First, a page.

Now there are two mice. Apparently word is out that the nice Indian man is giving away free crackers. I’m not eating anything on this train.

We haven’t pulled out of the station yet, and Indian Guy’s rodent count is up to three. Now they’re crawling up on his seat with him and he doesn’t seem to mind that, either. I wonder how many more mice can fit in his bag before they start coming over here to stretch their legs.

(Final rodent count = 6)

It’s about 8 hours into the trip that I discover the “bathroom” on this train is a plastic bucket in the corner in full view of everyone else on the train. And that’s in the first class car. I wonder what the people in the cheap seats have to do. Actually I don’t wonder too hard. I’m definitely going to hold it for 20 hours. I’m probably dying anyway.

Somewhere in the middle of the night, the train pulls into a station (let’s be clear, they’re not real train stations- just sections of track where people gather to sell things like reused water bottles and fried crickets from baskets on top of their heads) and stops. I’m dozing, not really sleeping, but I notice the stop and wait for the train to start up again as it has at a dozen other stops.

It doesn’t.

After an hour or so of anxious glancing about by the passengers, a short man in wrinkled white shirt speedwalks through the train car, shouting something in Burmese. Everyone gets up and starts grabbing their things. I stay put. The train car begins to empty out. Two young monks seated across the aisle point at me and one asks, “Where you go?”

“Yangon,” I answer.

They laugh. “Yangoooon,” they mimic in unison, mocking my accent. One grabs my suitcase from the overhead shelf while the other beckons me to follow. “Change train!” he calls over his shoulder as they hop out the open door, not waiting for me to follow. They have my stuff, so I do.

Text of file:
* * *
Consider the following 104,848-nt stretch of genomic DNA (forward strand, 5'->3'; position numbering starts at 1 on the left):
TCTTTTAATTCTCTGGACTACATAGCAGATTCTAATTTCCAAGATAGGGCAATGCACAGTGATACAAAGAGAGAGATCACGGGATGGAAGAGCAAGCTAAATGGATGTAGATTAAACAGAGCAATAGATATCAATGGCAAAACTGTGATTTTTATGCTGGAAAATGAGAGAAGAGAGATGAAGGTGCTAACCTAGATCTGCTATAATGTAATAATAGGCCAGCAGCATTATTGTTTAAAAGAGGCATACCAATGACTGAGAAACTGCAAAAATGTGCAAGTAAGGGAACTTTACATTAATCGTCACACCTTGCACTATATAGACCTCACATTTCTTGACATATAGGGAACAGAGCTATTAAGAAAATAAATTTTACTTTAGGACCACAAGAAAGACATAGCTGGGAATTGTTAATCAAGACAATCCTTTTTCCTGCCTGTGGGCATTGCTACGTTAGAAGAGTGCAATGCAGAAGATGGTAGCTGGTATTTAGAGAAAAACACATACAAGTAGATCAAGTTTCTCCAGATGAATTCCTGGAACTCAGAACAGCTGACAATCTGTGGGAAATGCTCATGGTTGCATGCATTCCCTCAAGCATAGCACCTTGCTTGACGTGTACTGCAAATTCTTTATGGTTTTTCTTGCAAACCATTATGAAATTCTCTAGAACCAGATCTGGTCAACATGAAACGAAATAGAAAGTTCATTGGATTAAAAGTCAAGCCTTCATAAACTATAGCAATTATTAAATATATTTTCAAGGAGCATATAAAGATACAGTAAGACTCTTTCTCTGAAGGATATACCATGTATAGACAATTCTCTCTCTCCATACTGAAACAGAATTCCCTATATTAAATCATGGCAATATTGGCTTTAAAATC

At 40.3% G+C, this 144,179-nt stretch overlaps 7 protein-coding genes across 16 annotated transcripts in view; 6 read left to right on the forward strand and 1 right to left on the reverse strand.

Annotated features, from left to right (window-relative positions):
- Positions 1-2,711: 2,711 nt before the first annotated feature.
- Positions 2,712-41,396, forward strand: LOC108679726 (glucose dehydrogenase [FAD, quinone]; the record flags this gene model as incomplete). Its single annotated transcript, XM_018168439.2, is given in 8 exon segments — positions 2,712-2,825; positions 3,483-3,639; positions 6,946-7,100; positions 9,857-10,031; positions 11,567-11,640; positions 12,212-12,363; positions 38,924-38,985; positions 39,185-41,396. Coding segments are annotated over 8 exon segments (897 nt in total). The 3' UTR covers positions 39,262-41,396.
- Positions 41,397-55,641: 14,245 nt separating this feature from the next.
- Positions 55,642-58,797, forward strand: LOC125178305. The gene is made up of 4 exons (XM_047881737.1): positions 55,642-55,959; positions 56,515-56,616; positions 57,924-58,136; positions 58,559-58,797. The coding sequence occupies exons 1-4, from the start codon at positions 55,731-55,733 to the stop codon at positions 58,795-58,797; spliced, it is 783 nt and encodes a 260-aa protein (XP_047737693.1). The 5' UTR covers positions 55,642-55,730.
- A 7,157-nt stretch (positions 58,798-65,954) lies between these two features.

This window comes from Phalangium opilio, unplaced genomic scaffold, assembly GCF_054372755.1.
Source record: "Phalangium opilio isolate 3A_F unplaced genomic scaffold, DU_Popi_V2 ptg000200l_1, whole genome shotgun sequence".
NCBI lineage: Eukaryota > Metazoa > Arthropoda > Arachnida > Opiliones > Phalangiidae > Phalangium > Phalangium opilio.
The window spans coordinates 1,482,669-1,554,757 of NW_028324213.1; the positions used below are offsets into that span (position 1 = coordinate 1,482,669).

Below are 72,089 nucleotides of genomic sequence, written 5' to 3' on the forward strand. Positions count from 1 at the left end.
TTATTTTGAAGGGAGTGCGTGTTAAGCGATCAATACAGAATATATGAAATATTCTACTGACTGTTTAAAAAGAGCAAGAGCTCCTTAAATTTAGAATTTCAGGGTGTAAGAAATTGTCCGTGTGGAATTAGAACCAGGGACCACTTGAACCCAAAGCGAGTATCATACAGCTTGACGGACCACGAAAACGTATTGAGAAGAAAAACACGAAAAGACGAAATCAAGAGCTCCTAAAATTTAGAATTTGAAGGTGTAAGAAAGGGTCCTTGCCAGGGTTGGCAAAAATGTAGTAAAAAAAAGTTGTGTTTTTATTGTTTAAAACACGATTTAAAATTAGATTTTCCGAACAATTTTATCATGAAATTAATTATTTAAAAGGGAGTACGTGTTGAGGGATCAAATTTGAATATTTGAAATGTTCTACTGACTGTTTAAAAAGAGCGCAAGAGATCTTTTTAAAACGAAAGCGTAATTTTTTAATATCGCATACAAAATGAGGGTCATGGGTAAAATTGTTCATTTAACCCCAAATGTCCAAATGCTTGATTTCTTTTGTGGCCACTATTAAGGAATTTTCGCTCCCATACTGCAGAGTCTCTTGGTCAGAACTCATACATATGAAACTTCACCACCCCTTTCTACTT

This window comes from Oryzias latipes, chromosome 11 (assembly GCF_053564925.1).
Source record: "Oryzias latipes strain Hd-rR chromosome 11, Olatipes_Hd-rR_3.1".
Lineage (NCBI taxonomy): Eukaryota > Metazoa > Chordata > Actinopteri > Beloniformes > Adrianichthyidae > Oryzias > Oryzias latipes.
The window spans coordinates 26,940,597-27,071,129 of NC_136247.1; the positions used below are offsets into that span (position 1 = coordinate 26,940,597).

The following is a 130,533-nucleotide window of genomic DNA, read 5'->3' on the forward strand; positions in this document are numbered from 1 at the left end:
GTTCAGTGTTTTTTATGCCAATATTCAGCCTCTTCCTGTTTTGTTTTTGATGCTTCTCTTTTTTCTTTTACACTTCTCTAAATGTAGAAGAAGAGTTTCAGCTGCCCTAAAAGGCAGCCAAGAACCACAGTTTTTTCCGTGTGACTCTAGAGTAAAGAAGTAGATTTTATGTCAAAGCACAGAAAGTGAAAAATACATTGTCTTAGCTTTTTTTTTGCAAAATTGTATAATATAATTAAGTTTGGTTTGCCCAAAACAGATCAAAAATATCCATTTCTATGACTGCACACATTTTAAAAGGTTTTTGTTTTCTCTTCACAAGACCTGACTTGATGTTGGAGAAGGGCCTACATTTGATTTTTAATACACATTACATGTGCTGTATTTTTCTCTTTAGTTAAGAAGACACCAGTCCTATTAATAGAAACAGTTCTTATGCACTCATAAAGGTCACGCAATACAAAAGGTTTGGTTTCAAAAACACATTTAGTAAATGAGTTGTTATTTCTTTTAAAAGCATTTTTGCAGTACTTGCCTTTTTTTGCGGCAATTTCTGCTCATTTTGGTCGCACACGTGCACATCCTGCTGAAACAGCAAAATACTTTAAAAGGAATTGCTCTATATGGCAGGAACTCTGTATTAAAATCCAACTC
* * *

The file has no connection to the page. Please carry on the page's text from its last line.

I’m absolutely terrified that I’ve made the wrong move, but I’m also starving, battling either the flu or malaria, and covered in flea (??) bites. Maybe they’re rodent bites, I don’t know. My legs are absolutely covered in little purple marks that weren’t there when I boarded the train. I don’t know what else to do, so I curl up and go to sleep.

Monday, March 30th at 4:30 p.m.- 29 hours into what was supposed to be a 20 hour train ride. My flight from Yangon to Singapore is leaving right now and obviously, I’m not on it. I know the next flight is in two days. I’m not going to cry on the train. I’m not.


We finally pull into the station in Yangon 16 hours late. I’ve spent 36 hours on this rodent-infested train. I’m dying of thirst because the only water options were dirty, discarded bottles I watched little kids refill from garden hoses at the “stations” along the way. With the only bathroom option being an open bucket in the corner… no. Just no. I’m covered in heat rash and flea bites and I don’t think I’ll ever be able to drink enough water to not be thirsty again.

A driver from my travel agency is waiting for me on the platform. “Hello! You miss your flight!” He’s utterly gleeful. I may kill him.

“Train from up north always very late,” he chirps as he loads my suitcase into the back of his car. “Everybody miss flight all the time.” He’s practically skipping. “No more flights to Singapore for two days- you may be stuck in the airport all that time.” He never stops smiling.

Dear God Please Don’t Make Me Deliver a Baby in This Hatchback

March 27, 2009- There’s really no public transportation option from Mandalay to Inle Lake in Nyaungshwe, so I’ve hired a private driver to deliver me to my next hotel. He arrives at 8:00 a.m. on the dot, but doesn’t speak a word of English. I can’t complain- I’ve been super lucky so far with all of my drivers and guides speaking English, and as long as he knows how to get me to my destination I don’t care if he’s not chatty. One of the hotel porters takes my itinerary and goes over it with the driver to ensure he knows where to take me. I have no idea if he understands or not, but he nods and we take off into the crazy Mandalay traffic. Along the way we stop in an alley to pick up a local man and his two teenage daughters. Maybe “private driver” doesn’t mean what I think it means. None of the three new passengers speak any English, either, so it’s a quiet ride. That’s fine with me- I’m absorbed in the scenery.



Soon we pass out of urban Mandalay into the countryside and into the foothills of an impressive mountain range.


The road quickly becomes rutted lanes of rocky soil where the driver maneuvers around horse carts, children pulling cattle, and flat bed conveyances powered by what look like lawnmower engines.


Two hours into our trip, on an extremely secluded stretch of mountain road, we get a flat tire. The driver pulls out his spare from the back, but it’s also flat. Without a word he takes off down the road, awkwardly rolling the flat spare in front of him. Gas stations in this part of the world are nothing more than random wooden pallets stacked with plastic petrol jugs, so I have no idea where he’s going or how long we’re going to be sitting here on the side of the road.


Our driver, he went that way...
Our driver, he went that way…